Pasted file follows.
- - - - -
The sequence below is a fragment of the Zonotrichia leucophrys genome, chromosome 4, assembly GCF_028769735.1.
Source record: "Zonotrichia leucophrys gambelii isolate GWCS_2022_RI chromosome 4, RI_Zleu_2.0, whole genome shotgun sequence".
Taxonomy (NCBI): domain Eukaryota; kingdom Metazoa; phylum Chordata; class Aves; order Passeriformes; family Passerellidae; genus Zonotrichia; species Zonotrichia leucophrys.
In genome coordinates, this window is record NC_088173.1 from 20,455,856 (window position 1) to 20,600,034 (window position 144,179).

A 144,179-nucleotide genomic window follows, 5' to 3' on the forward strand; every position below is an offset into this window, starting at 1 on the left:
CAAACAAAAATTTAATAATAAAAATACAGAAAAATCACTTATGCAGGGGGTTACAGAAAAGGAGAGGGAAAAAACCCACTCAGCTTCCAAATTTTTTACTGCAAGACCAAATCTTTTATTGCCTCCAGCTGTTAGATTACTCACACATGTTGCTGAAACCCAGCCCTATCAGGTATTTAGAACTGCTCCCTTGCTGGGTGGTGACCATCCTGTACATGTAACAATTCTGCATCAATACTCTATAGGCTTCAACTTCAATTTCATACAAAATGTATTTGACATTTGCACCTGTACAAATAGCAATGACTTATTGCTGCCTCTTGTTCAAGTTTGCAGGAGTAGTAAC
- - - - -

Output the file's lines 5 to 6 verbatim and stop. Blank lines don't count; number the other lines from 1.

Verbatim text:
A 144,179-nucleotide genomic window follows, 5' to 3' on the forward strand; every position below is an offset into this window, starting at 1 on the left:
CAAACAAAAATTTAATAATAAAAATACAGAAAAATCACTTATGCAGGGGGTTACAGAAAAGGAGAGGGAAAAAACCCACTCAGCTTCCAAATTTTTTACTGCAAGACCAAATCTTTTATTGCCTCCAGCTGTTAGATTACTCACACATGTTGCTGAAACCCAGCCCTATCAGGTATTTAGAACTGCTCCCTTGCTGGGTGGTGACCATCCTGTACATGTAACAATTCTGCATCAATACTCTATAGGCTTCAACTTCAATTTCATACAAAATGTATTTGACATTTGCACCTGTACAAATAGCAATGACTTATTGCTGCCTCTTGTTCAAGTTTGCAGGAGTAGTAAC